The Massive Disaster in Japan and Performing in Poland (2)
Krakow is 300 kilometers south of Warsaw. It’s an ancient city, similar to Kyoto.
Soon after we arrived at our hotel, we went by car to Auschwitz. Before this trip to Poland, I had asked especially to have a chance to see Auschwitz.
At Auschwitz, we saw that, even now, buildings where the genocide occurred are still standing. This was the location of the worst tragedy of the twentieth century, in which innocent Jews and Poles were arrested and taken to be killed in the gas chambers. People were packed into cattle cars on trains, not knowing where they were going.
The mournful railroad tracks are still there. This place was the terminus for the train and for the lives of those people, too. Most of them went directly from the train to the gas chambers. Cute, innocent little children, too….
On display in the concentration camp buildings are many belongings of the prisoners. Plain wooden beds in a building like a stable, simple toilets in a row, torture chambers, gas chambers, a barbed wire fence, guard towers–even now, the hellish atmosphere of these buildings was hair-raising.
Why did human being do such terrible, evil things? Their actions were too unreasonable, too cruel. For what kind of purpose could God have allowed such actions? From the beginning of time, people have committee atrocities such as these.
We went back to our hotel in Krakow with mournful expressions.
In Japan, there had been a tremendous amount of destruction, and we were relieved to hear the news that the Krakow performance could be held. As I had expected, the performance would be held as a charity event.
Every day, there was news about the massive earthquake and tsunami disasters in Japan. Our group’s visit was also written up in the newspapers, featured on television, and so on, and, in addition, I was interviewed by TV and newspaper reporters.
As a result of this coverage, when the day of the concert arrived, many people rushed to the hall, and the place was full.
The performance was held at the Manggha Centre of Japanese Art and Technology, which was designed in 1987 by a Japanese architect named Arata Isozaki for the purpose of introducing Japanese art and technology. “Manga” was the title of a series of ukiyoe sketches by Hokusai. “Manggha”, a transliteration into Polish of the Japanese word, was the pseudonym adopted by a wealthy collector of Japanese art in the early 20th century.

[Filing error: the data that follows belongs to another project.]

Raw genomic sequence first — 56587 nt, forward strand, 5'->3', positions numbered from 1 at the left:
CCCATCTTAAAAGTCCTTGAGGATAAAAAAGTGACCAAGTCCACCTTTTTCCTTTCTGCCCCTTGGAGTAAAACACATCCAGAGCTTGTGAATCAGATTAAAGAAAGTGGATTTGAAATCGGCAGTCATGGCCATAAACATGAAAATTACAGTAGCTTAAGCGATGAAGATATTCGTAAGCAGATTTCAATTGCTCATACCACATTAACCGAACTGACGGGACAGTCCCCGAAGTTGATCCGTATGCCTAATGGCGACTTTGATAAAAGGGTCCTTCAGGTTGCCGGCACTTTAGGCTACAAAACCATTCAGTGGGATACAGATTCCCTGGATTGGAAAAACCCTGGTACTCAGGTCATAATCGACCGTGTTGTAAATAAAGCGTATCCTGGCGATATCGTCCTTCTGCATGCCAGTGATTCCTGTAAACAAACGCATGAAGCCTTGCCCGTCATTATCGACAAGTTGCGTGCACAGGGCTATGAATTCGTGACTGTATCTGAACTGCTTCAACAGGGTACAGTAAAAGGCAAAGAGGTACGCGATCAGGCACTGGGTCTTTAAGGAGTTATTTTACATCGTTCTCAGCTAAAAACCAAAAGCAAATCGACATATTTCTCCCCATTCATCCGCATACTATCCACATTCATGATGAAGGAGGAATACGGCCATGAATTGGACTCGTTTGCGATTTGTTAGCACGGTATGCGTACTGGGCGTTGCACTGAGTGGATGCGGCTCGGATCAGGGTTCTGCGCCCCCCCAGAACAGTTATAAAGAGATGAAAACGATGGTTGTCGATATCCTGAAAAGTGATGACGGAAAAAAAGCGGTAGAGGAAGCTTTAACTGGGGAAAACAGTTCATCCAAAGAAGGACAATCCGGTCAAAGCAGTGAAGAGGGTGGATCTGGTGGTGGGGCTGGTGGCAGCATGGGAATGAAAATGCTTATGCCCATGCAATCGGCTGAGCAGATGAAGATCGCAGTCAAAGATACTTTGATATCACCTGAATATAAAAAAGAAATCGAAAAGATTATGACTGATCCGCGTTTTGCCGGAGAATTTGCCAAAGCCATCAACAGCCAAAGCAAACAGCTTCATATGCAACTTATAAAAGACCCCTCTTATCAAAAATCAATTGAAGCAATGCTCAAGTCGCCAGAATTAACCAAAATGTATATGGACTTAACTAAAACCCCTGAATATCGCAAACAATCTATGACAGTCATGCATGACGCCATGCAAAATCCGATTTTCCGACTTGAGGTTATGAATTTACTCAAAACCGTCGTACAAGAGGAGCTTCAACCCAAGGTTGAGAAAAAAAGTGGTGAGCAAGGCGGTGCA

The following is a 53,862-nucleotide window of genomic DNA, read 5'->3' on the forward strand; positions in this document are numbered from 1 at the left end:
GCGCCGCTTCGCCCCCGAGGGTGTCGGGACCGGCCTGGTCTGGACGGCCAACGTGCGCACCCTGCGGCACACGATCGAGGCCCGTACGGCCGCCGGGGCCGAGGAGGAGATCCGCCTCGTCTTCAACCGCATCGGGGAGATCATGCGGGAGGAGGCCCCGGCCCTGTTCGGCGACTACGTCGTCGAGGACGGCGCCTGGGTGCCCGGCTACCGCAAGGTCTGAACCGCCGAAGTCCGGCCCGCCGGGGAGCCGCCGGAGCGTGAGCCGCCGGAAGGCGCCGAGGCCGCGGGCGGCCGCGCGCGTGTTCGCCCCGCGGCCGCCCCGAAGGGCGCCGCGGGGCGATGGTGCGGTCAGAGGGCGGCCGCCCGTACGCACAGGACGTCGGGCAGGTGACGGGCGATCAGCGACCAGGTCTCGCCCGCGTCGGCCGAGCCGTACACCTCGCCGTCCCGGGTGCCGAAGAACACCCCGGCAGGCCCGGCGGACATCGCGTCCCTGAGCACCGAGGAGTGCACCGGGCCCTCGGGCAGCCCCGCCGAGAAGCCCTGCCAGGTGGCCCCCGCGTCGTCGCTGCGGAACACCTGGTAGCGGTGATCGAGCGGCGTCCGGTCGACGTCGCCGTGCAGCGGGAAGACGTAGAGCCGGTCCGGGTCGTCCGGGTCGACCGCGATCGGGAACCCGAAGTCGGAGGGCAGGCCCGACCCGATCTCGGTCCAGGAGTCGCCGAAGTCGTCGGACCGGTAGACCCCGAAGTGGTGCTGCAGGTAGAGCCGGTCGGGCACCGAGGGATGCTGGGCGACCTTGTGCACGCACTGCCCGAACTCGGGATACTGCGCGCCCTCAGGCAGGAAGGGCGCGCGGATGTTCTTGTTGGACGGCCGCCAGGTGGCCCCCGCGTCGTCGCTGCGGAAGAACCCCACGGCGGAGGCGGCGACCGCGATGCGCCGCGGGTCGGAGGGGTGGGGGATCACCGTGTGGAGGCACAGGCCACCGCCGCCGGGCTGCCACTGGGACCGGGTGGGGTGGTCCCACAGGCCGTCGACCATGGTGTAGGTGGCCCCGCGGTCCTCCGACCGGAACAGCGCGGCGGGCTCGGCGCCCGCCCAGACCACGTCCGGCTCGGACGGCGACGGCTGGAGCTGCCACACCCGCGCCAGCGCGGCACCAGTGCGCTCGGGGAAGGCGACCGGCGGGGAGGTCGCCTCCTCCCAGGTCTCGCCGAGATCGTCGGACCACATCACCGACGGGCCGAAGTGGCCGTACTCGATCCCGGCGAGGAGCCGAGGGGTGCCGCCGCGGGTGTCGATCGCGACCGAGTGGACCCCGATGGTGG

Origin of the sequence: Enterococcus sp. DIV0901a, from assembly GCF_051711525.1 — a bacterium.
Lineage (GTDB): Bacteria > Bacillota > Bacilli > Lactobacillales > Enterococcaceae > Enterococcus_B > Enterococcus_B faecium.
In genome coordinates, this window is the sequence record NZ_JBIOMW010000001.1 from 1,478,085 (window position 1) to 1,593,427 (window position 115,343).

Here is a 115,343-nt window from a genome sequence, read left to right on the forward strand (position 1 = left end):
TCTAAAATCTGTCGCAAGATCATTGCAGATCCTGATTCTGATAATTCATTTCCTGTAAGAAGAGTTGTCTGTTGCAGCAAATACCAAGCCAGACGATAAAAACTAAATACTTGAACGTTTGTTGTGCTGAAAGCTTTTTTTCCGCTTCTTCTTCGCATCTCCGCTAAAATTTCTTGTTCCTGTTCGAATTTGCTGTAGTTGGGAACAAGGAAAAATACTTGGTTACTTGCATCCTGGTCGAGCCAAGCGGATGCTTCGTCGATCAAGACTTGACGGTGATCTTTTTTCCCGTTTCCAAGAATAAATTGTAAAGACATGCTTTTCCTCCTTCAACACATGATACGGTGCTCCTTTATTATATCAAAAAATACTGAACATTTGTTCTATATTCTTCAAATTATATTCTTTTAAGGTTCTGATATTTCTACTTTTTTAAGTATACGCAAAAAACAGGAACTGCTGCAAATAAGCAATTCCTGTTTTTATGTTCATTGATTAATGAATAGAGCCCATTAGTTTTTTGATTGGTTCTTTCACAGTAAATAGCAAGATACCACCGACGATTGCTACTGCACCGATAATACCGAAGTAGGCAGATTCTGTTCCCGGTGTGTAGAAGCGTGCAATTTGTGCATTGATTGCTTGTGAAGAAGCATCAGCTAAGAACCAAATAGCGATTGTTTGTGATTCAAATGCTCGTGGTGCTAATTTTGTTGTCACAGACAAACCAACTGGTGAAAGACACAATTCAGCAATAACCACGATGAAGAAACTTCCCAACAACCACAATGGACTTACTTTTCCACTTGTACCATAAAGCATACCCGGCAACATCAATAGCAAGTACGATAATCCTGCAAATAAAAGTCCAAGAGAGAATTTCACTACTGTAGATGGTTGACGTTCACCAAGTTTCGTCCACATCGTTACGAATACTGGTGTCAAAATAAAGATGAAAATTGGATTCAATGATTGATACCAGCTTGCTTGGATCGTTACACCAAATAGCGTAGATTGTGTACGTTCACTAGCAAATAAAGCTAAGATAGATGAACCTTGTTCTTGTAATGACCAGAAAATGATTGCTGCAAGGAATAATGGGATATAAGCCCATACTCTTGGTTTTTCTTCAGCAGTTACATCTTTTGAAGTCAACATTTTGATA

At Manggha Museum, we could understand how deeply Poles are interested in Japan.
The organizing theme for the concert was “the beauty of Japanese traditional music and dance”.
I was the head of the group visiting from Japan and performed shinnai joururi (narrative song). Tsuruga Isejiro and Shinnai Katsushizu played shamisen. Traditional dance was performed by the deputy head of our delegation, Fujima Jinsho, and by Hanayagi Kihi. Tomimoto Seiei played koto; the shakuhachi player was Yoshioka Tatsumi. Tou’sha Akane performed on traditional Japanese drums called ko’tsuzumi and o’tsuzumi. Our group was a total of eight people.
The four works we performed were: Ran’cho, a shinnai su joururi work; Yuki, a dance number with shinnai music, danced by Hanayagi Kihi; Banzai, a ji’uta work danced by Fujima Jinsho with vocal and koto music by Tomimoto Seiei, shakuhachi by Yoshioka Tatsumi, and traditional drums by Tou’sha Akane. The whole group of us performed Kumo no Ito (The Spider’s Thread), which I have adapted for the stage from a famous work by Ryunosuke Akutagawa. I designed the production, as well as writing the music and the libretto.
Because this event was held in commemoration of the 200th anniversary of Chopin’s birth, I chose rather more quiet and serious works.
Poles like Japan very much. They study and understand the Japanese cultural arts very well. Polish and Japanese people’s temperament and sensitivities seem to resemble each other. Although this first visit to Poland was very short, I got that feeling. I felt very close to them.
I was satisfied with my selection of the works to be performed. At the concert, supertitles were not used, but the audience (99% of whom were Polish) seemed to understand the contents of the works correctly. I realized this at the party held after the performance. Their hearts were moved by our performance. I’m sure that the event was a big success.
Andrzej Wayda, a world-famous Polish movie director who has many fans in Japan, had been looking forward very much to seeing our performance, and he was very disappointed that the Warsaw performance was canceled. In his place, his wife, Krystyna Zachwatowicz, a theatre costume designer and actress, came to Krakow. She was moved by our performance, and complimented us. We were touched by her reaction.
(continued in the third installment)